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Chancellor says 200,000 homes could be built on brownfield land by 2020



George Osborne proposes to order local councils to pre-approve planning permissions on 90% of suitable brownfield land

Patrick Wintour 

200,000 homes could be built on brownfield land by 2020, says chancellor 
The Guardian

200,000 homes could be built on brownfield land by 2020, says chancellor
Brownfield land near Bristol that is being prepared for new houses to be built. Photograph: Matt Cardy/Getty Images

Chancellor George Osborne claimed on Friday that 200,000 new homes could be created by 2020 by accelerating development of disused industrial sites.

In the increasingly contested ground of housing policy, Osborne is proposing to order local councils to pre-approve planning permissions on 90% of suitable brownfield land by 2020. This will allow developers to start building sooner than otherwise, the Treasury argues.

The government will set aside an initial 5m fund to help local authorities create the first 100 sites with so-called local development orders and this fund could grow to 500m. The government wouldalso consult on a range of measures to enforce this approach, including allowing developers to apply directly to central government where councils have not done enough to remove planning obstacles on brownfield sites.

Osborne said: "This urban planning revolution will mean that in effect development on these sites will be pre-approved local authorities will be able to specify the type of housing, not whether there is housing. And it will mean planning permission for up to 200,000 new homes while at the same time protecting our green spaces."

Details of the new regime in London, first outlined in Osborne's Mansion House speech, were set out with the mayor of London, Boris Johnson. The two men proposed the building 50,000 new homes across 20 new housing zones in the capital.

In total, the Treasury and the Greater London Authority will provide 400m to help prepare brownfield land for development, and councils will be tasked with identifying and packaging together that land into housing zones.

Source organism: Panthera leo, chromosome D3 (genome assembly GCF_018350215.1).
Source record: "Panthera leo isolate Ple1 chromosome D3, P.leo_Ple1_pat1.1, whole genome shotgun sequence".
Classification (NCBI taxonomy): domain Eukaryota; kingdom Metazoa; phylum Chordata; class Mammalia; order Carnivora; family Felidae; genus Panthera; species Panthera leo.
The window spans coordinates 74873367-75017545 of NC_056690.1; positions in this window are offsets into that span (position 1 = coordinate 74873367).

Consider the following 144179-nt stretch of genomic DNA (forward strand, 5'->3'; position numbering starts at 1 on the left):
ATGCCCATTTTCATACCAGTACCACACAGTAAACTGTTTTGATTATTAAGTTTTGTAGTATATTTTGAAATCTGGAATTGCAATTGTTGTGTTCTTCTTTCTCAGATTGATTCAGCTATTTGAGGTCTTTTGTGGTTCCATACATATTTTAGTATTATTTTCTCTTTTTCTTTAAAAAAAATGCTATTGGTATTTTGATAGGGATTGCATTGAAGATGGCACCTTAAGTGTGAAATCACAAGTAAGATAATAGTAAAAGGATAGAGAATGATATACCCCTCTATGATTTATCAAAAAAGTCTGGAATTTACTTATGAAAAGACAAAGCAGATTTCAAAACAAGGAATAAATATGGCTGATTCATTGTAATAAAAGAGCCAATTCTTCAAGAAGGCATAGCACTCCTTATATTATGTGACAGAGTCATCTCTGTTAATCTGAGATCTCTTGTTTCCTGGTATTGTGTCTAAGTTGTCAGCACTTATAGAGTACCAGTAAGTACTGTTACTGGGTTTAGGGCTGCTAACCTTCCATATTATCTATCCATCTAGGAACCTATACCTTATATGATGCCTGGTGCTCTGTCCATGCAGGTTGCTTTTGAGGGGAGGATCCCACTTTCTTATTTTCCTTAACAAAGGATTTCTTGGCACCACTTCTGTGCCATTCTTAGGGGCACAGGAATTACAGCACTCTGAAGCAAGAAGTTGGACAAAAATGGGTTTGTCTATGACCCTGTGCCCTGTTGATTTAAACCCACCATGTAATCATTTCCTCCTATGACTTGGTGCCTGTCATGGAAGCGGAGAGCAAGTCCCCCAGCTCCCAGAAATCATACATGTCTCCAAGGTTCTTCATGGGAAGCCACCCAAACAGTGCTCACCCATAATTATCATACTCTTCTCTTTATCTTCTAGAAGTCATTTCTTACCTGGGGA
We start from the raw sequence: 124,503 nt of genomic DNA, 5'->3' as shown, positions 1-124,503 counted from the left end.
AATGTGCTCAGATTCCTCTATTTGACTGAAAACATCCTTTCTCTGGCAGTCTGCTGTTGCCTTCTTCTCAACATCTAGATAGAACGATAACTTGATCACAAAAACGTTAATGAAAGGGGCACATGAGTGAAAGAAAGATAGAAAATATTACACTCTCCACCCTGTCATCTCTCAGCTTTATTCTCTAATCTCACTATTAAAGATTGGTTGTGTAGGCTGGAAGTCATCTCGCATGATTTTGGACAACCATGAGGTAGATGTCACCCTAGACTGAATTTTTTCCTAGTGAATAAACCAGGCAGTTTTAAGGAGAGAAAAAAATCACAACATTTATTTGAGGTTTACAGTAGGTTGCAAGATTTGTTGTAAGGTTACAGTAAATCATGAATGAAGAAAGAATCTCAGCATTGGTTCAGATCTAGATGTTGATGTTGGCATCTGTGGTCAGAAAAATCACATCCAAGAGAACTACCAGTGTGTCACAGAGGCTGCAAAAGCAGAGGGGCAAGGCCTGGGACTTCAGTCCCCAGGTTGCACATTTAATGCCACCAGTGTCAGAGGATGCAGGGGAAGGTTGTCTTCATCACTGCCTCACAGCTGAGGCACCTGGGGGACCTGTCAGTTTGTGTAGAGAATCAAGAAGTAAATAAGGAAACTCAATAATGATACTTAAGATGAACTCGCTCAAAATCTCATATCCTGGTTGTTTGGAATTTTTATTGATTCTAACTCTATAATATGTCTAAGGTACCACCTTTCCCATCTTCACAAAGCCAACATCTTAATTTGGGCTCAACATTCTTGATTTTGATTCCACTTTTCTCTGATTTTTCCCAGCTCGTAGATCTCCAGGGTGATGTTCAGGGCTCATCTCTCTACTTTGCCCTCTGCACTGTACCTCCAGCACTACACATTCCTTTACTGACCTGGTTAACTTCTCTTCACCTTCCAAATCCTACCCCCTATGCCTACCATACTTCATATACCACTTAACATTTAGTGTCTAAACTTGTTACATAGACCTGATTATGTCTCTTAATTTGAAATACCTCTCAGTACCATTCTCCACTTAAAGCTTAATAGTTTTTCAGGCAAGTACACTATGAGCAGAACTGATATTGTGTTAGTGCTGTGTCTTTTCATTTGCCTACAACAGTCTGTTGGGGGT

The mayor will also have the power to call in developments of 100 or more homes where there are delays. Currently this is only possible on sites of over 150 homes. Five sites have already been identified, including Tottenham Hale in Haringey, Southall in Ealing and South Poplar in Tower Hamlets.

Johnson first set out some of the plans in his March housing strategy. The housing zones, similar to enterprise zones, will have lighter-touch planning and effective land assembly, including, where necessary, the use of compulsory purchase powers. There will be 200m of additional government funding available for 10 zones outside London with bids due to start at the end of this year.

Communities secretary Eric Pickles said: "We're determined to make the very best use of derelict land and former industrial sites to provide the homes this country desperately needs in a way that protects our valued countryside. By ensuring commitments to housing development are in place early and having dedicated housing zones, building becomes quicker and easier for homebuilders, businesses and councils."

The Treasury said the government will also look at how more housing can be built on existing estates. Research shows London's inner boroughs will contain 1.7 million fewer people than they did in 1911 despite record numbers of people expected to be living in the capital by 2021.

The mayor is suggesting developers can bid for a share of a 150m loan fund to invest in kickstarting and accelerating the radical regeneration of some of the country's most deprived social housing estates.

Johnson said: "Many of our estates date back to the 1960s and it is high time that they received a new lease of life. I urge developers to apply for the funding and get building."

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